Then came the multi-format-interpreters - One interpreter that can play several game formats.
Then came another way of building multi-format interpreters. Rather than writing a new interpreter or extending an existing one, someone wrote a new frontend and connected several different existing interpreters to the same frontend. This is Gargoyle, Parchment et al. As far as I know, they all rely on interpreters which were already available as stand-alone interpreters.
You will laugh when you realise how much we discussed this before settling on the structure we have now! At some point that discussion could form the basis of a good wiki article to clarify everything.
Initially I didn’t think of Gargoyle etc as interpreters at all but as things that use interpreters. Until I thought that if I bought a few bags of balls and sold them in a bigger bag, I’d still be selling a bag of balls It’s not the perfect analogy but it helped me… and everybody uses the word “interpreter” liberally so we couldn’t unilaterally change that anyway.
Right, this makes sense and is basically what I thought, although I assume(d) that once these kinds of interpreters started appearing, people started writing back-end interpreters that don’t have a front-end, creating a new, fourth (?) type of interpreter that’s basically just a library that needs to be included in some sort of front-end in order to be useful.
Anyway, thanks for the explanation! In an attempt to stay on topic: What I was also trying to get at (besides understanding it personally) was that it’d be nice if the IFWiki database allowed me to filter by this information! Perhaps I want to write a front-end interpreter and want to find out what Z-Code (or whatever) interpreters I can use as back-ends? I suppose I can look at the other most popular interpreters in the database and identify their back-ends by the “uses” table row, go through that list to find the Z-Code one, and see if that one has a “note” column that says that it can’t be downloaded and used stand-alone, and assume that means it can be used as a library in my front-end.
Just an example I made up now, but maybe it shows why it’d be useful to have different classifications for these types of interpreters.
Good to know it’s not just newbies like me who get confused! And yeah, like I also said I guess it’s too late to make up a new term now. Oh well!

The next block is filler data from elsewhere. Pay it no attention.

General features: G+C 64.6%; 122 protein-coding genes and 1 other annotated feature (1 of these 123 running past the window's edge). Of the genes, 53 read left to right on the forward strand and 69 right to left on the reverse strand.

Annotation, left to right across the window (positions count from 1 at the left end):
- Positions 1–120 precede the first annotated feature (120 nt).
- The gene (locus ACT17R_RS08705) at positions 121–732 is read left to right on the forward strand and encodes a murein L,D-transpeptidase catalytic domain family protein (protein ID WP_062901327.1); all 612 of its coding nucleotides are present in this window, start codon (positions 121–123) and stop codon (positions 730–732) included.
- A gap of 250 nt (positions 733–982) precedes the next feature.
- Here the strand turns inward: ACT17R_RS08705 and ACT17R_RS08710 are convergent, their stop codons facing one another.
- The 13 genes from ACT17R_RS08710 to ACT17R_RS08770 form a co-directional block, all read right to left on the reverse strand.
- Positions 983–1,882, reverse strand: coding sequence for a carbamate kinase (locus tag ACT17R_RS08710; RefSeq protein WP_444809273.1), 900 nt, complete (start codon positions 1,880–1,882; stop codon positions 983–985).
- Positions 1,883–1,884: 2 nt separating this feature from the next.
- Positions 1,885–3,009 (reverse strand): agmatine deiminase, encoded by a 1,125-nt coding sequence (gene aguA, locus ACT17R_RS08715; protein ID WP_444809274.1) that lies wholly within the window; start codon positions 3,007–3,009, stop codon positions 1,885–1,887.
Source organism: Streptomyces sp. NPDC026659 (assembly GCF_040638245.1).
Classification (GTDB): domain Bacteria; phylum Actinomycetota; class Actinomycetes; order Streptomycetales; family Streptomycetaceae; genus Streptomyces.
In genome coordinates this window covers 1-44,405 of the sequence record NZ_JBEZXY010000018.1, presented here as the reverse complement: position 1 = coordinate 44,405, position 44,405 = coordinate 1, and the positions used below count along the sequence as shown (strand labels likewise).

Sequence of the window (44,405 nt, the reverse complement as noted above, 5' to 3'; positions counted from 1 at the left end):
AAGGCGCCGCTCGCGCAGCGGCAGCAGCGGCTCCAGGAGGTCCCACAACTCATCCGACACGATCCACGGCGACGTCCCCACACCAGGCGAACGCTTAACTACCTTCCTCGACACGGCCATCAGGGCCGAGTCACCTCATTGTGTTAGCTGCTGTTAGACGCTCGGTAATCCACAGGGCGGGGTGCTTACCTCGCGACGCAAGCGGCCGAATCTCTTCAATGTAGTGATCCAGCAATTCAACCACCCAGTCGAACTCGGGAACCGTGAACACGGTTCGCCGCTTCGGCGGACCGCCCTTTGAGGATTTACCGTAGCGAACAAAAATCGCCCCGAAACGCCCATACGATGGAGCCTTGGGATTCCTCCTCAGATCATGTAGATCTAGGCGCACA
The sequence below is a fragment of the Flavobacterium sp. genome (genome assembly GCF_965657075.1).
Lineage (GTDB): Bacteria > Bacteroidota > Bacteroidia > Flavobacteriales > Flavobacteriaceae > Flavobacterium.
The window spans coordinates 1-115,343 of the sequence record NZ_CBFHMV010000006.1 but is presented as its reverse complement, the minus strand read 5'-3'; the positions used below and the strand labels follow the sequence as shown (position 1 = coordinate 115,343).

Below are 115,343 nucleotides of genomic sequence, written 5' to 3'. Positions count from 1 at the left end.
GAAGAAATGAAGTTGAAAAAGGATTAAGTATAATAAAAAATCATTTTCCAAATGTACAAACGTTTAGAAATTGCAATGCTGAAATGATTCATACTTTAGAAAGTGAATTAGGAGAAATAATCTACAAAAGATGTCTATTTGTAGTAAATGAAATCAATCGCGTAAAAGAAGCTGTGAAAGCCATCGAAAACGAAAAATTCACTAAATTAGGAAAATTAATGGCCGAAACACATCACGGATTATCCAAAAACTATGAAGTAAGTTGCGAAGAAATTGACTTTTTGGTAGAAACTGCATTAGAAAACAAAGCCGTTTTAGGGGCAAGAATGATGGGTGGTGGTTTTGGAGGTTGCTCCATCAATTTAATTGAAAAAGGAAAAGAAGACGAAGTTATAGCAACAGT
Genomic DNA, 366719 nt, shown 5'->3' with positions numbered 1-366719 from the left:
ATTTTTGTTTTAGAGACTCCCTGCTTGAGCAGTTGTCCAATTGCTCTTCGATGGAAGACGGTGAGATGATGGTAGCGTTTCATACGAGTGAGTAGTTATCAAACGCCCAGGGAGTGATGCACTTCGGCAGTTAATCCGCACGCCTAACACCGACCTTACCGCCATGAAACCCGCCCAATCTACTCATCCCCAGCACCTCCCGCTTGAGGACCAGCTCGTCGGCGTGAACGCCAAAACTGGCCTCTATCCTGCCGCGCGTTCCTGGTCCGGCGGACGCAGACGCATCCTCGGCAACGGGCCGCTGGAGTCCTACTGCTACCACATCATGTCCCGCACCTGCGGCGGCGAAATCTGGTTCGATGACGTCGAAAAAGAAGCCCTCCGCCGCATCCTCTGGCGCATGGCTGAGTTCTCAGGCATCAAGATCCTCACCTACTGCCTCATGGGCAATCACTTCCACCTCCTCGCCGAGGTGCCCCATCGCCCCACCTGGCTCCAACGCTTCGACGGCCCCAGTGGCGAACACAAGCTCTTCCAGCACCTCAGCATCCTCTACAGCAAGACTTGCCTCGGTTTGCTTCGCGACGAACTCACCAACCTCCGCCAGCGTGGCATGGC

I thought of another type of metadata that’d be interesting for me personally: Whether an interpreter is graphical or runs in a terminal. I guess it’s not too important since few modern interpreters run in a terminal nowadays, and that I can pick them out by looking at what multimedia they support (which is listed).
I tried to find Frotz, which is a terminal interpreter I’ve used in the past, but it doesn’t seem to be included in the interpreter database even though it has a page on IFWiki: Frotz - IFWiki – I’m not sure if that’s because it’s not actually an interpreter (per the discussion over), if nobody has added the metadata to its page yet, or something else. I see that Windows Frotz and Frotz for iOS are there though. Based on Frotz’s IFWiki page it seems it has been split into a front-end and a back-end, so perhaps frotz the Linux terminal program is a front-end known as “Linux Frotz” or something.
When someone fills out the form for a software page (by going to the actions menu and choosing “edit with form”), the page will get an infobox, and the data will automatically be added to the database. I think it’s just that no one has done that yet for the Frotz page.
Yeah, there are about a bazillion different programs called “Frotz” (or some variation thereof), that are all to some extent derived from the original Frotz interpreter written by Stefan Jokisch in the 90s. You’re probably thinking of the Curses version (aka “Unix Frotz”), or “Dumb Frotz” for the version that doesn’t even produce a status bar. Many of those don’t have their own entries in the database yet.